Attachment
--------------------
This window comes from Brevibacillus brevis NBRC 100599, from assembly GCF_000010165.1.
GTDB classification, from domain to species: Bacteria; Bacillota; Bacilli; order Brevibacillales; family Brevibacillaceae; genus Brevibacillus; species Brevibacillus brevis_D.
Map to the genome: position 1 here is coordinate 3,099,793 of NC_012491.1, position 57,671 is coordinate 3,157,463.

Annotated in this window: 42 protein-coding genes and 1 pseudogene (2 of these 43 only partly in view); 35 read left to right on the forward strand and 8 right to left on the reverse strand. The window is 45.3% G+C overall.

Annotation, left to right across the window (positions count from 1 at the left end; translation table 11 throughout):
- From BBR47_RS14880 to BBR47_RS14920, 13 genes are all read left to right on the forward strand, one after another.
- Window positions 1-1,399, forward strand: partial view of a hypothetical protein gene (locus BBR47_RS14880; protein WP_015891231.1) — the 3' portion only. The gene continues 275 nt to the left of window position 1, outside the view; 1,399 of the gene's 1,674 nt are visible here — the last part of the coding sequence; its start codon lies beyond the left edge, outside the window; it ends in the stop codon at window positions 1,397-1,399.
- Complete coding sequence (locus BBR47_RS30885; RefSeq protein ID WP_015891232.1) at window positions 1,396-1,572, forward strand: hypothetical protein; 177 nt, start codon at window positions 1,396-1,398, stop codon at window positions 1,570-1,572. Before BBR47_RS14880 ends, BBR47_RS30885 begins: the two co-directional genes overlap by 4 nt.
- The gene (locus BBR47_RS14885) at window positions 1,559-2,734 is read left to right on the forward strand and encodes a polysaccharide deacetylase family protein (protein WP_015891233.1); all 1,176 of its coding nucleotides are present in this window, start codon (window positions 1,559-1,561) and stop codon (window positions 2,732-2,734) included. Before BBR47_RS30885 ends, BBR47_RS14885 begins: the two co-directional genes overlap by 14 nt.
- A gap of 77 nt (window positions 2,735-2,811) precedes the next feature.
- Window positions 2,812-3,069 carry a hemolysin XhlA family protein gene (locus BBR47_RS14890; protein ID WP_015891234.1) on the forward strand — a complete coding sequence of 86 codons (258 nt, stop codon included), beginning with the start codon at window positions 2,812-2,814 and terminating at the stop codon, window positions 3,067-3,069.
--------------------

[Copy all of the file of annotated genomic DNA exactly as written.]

This window comes from Brevibacillus brevis NBRC 100599, from assembly GCF_000010165.1.
GTDB classification, from domain to species: Bacteria; Bacillota; Bacilli; order Brevibacillales; family Brevibacillaceae; genus Brevibacillus; species Brevibacillus brevis_D.
Map to the genome: position 1 here is coordinate 3,099,793 of NC_012491.1, position 57,671 is coordinate 3,157,463.

Annotated in this window: 42 protein-coding genes and 1 pseudogene (2 of these 43 only partly in view); 35 read left to right on the forward strand and 8 right to left on the reverse strand. The window is 45.3% G+C overall.

Annotation, left to right across the window (positions count from 1 at the left end; translation table 11 throughout):
- From BBR47_RS14880 to BBR47_RS14920, 13 genes are all read left to right on the forward strand, one after another.
- Window positions 1-1,399, forward strand: partial view of a hypothetical protein gene (locus BBR47_RS14880; protein WP_015891231.1) — the 3' portion only. The gene continues 275 nt to the left of window position 1, outside the view; 1,399 of the gene's 1,674 nt are visible here — the last part of the coding sequence; its start codon lies beyond the left edge, outside the window; it ends in the stop codon at window positions 1,397-1,399.
- Complete coding sequence (locus BBR47_RS30885; RefSeq protein ID WP_015891232.1) at window positions 1,396-1,572, forward strand: hypothetical protein; 177 nt, start codon at window positions 1,396-1,398, stop codon at window positions 1,570-1,572. Before BBR47_RS14880 ends, BBR47_RS30885 begins: the two co-directional genes overlap by 4 nt.
- The gene (locus BBR47_RS14885) at window positions 1,559-2,734 is read left to right on the forward strand and encodes a polysaccharide deacetylase family protein (protein WP_015891233.1); all 1,176 of its coding nucleotides are present in this window, start codon (window positions 1,559-1,561) and stop codon (window positions 2,732-2,734) included. Before BBR47_RS30885 ends, BBR47_RS14885 begins: the two co-directional genes overlap by 14 nt.
- A gap of 77 nt (window positions 2,735-2,811) precedes the next feature.
- Window positions 2,812-3,069 carry a hemolysin XhlA family protein gene (locus BBR47_RS14890; protein ID WP_015891234.1) on the forward strand — a complete coding sequence of 86 codons (258 nt, stop codon included), beginning with the start codon at window positions 2,812-2,814 and terminating at the stop codon, window positions 3,067-3,069.